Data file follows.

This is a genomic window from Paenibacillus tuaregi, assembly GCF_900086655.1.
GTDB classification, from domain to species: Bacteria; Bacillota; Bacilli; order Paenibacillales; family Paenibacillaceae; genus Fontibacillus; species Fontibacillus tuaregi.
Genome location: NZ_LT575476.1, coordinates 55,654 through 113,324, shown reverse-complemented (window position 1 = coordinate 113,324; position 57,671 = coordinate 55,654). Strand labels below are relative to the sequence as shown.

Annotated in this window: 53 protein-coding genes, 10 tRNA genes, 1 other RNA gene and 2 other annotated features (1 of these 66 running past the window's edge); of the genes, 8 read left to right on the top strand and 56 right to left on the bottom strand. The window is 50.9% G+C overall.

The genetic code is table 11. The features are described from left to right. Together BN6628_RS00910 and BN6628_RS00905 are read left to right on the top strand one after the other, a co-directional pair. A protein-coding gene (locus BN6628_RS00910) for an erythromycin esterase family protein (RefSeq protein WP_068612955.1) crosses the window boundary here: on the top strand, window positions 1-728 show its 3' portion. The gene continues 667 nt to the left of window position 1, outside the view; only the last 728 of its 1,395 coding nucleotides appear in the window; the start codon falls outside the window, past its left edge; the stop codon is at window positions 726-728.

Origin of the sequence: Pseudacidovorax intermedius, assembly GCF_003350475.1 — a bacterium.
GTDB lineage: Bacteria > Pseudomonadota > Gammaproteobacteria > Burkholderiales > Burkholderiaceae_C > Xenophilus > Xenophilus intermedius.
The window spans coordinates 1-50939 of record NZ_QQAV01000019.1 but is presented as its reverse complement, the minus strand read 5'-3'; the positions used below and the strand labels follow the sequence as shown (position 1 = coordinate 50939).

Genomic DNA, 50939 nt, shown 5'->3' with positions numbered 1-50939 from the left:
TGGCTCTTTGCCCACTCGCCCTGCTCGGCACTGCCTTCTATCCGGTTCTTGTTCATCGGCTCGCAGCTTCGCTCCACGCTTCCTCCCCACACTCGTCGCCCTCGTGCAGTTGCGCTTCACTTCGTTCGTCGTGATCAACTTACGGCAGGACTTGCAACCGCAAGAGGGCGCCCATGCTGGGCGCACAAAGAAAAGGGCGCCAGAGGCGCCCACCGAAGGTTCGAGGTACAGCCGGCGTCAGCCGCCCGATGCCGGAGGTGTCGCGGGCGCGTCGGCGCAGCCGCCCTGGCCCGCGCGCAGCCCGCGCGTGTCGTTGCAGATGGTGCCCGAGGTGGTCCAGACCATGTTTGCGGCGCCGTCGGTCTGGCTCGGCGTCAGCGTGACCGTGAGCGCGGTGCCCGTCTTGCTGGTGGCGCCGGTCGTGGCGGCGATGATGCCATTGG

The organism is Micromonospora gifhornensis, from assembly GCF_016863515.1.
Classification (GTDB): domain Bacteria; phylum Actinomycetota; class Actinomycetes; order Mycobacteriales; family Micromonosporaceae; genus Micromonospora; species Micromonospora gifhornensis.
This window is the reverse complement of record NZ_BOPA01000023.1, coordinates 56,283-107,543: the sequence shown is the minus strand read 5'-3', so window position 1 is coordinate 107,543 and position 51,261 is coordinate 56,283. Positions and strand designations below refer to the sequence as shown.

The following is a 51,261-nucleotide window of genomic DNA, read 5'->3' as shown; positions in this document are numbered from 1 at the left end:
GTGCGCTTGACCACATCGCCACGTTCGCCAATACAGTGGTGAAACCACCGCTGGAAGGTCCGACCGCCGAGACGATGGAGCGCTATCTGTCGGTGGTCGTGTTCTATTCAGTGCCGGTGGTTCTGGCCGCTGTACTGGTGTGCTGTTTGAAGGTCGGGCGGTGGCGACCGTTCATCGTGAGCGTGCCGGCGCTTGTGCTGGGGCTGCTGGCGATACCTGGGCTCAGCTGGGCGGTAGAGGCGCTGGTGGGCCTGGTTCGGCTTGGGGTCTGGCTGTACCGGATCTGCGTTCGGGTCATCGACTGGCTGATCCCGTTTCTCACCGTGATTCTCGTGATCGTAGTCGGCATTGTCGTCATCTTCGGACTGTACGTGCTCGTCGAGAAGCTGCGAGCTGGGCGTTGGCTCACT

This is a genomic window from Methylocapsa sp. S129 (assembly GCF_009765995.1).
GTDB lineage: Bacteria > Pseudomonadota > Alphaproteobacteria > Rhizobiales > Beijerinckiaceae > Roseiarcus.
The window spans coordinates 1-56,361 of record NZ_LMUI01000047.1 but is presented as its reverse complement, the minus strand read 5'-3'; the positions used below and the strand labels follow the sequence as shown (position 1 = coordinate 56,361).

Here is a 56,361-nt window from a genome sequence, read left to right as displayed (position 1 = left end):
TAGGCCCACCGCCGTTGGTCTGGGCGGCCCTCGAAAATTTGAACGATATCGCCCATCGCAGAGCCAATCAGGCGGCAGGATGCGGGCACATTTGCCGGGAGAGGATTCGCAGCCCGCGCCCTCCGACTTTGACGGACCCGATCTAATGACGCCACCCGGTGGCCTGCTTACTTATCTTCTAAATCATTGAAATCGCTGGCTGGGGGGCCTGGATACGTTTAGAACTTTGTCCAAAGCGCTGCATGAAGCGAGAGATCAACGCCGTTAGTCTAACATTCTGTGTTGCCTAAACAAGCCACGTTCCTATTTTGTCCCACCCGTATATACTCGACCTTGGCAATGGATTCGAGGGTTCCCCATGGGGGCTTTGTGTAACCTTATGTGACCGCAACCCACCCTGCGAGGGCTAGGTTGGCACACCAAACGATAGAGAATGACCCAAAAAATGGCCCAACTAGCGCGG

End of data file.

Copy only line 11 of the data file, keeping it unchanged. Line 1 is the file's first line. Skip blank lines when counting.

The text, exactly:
The organism is Micromonospora gifhornensis, from assembly GCF_016863515.1.